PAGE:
Mary Ann Erickson, associate professor and chair of aging studies, recently presented at the Association for Gerontology in Higher Education (AGHE)'s Annual Meeting and Educational Leadership Conference in Denver. Erickson's presentation, "What Undergraduate Intellectual Biographies Tell Us About Aging Studies," summarized the narratives of 17 recent graduates, who had participated in a gerontology senior seminar in which they were required to write an intellectual biography outlining the experiences that shaped their identity as a gerontologist.
As outlined in Erickson's presentation abstract, these narratives "demonstrate that in retrospect most students identify both family and high school-related experiences that increased their interest in the aging population. Most students focus their discussion of college experiences on experiential learning, suggesting that these experiences help students solidify their commitment to gerontology. Many also write about the importance of links between classroom and experiential learning.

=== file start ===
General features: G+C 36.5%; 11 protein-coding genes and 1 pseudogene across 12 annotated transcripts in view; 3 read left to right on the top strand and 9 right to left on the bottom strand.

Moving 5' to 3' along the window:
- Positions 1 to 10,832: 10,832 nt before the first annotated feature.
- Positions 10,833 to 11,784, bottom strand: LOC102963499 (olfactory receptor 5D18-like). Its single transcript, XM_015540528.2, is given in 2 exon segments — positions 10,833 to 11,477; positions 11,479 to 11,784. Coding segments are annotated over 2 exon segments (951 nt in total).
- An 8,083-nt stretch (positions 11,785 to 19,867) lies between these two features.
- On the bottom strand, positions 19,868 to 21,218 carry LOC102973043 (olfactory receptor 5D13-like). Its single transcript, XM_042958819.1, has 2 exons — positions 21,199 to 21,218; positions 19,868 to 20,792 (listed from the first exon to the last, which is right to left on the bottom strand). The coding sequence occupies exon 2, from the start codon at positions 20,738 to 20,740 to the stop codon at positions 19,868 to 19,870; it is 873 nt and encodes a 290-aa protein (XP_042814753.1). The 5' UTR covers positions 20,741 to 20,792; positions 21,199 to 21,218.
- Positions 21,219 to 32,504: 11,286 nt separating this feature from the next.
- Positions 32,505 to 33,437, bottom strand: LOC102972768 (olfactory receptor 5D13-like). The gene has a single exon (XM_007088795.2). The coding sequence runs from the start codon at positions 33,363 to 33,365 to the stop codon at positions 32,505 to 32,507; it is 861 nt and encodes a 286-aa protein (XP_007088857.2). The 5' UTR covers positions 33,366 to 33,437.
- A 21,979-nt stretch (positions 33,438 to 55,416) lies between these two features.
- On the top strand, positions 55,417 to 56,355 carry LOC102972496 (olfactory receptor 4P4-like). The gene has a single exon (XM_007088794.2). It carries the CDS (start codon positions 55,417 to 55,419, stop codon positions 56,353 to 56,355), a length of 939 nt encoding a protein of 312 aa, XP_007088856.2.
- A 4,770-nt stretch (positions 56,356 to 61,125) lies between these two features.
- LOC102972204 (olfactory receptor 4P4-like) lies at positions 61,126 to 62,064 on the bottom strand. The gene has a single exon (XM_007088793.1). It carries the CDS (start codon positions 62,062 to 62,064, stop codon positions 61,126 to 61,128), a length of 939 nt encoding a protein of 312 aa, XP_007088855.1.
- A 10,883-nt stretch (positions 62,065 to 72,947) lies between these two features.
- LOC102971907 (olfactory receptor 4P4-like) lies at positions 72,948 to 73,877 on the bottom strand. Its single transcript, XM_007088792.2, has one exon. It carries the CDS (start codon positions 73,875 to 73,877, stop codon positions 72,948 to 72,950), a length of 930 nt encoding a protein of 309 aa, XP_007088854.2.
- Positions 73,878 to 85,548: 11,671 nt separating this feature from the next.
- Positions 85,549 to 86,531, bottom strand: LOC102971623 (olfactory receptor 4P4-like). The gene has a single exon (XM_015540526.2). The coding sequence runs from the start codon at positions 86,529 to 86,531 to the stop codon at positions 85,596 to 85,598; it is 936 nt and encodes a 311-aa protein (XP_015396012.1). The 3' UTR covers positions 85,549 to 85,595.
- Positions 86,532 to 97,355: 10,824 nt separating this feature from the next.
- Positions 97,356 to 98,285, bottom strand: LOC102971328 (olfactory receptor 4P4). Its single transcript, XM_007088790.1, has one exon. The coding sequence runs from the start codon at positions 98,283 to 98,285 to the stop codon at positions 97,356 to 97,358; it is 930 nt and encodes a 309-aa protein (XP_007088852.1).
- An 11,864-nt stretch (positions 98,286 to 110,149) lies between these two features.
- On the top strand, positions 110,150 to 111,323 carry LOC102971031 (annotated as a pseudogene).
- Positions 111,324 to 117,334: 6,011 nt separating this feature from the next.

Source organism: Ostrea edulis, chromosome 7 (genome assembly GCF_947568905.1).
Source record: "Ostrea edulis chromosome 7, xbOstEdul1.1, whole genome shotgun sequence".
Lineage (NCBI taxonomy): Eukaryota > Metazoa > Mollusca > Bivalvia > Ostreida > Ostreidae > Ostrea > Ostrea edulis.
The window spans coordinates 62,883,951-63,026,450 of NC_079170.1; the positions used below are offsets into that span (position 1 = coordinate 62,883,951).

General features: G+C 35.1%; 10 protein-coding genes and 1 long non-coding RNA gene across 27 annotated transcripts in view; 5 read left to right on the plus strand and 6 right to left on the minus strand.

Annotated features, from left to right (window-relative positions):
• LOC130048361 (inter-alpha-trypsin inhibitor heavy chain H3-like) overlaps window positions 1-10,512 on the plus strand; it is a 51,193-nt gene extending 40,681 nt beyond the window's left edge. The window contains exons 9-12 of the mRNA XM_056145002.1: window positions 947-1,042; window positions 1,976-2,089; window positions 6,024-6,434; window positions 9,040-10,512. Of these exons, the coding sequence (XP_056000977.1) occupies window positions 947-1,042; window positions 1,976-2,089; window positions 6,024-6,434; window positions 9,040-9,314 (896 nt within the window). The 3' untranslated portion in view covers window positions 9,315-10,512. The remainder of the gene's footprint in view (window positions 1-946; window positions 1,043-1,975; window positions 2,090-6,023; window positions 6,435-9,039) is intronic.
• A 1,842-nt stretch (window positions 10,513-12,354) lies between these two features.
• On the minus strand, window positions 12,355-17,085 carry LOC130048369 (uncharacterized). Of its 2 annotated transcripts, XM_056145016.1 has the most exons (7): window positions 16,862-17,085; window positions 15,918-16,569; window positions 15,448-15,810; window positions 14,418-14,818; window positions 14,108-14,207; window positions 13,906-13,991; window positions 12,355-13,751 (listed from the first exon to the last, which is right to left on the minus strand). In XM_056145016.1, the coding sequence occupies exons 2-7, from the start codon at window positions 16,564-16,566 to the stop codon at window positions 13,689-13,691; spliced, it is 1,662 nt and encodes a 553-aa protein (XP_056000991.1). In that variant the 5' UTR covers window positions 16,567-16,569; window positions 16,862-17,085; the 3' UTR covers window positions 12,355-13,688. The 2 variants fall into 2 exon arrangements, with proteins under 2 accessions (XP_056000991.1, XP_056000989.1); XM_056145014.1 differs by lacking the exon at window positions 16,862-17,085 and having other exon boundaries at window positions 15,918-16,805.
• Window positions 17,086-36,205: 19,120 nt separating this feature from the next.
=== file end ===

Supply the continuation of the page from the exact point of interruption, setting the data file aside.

"The intellectual biography is a meaningful assignment that can help students integrate coursework and experiences both within and outside the major. Educators in gerontology sometimes focus exclusively on students reflecting on the stories of elders; the intellectual biography is a way for students to elaborate and reflect on their own story."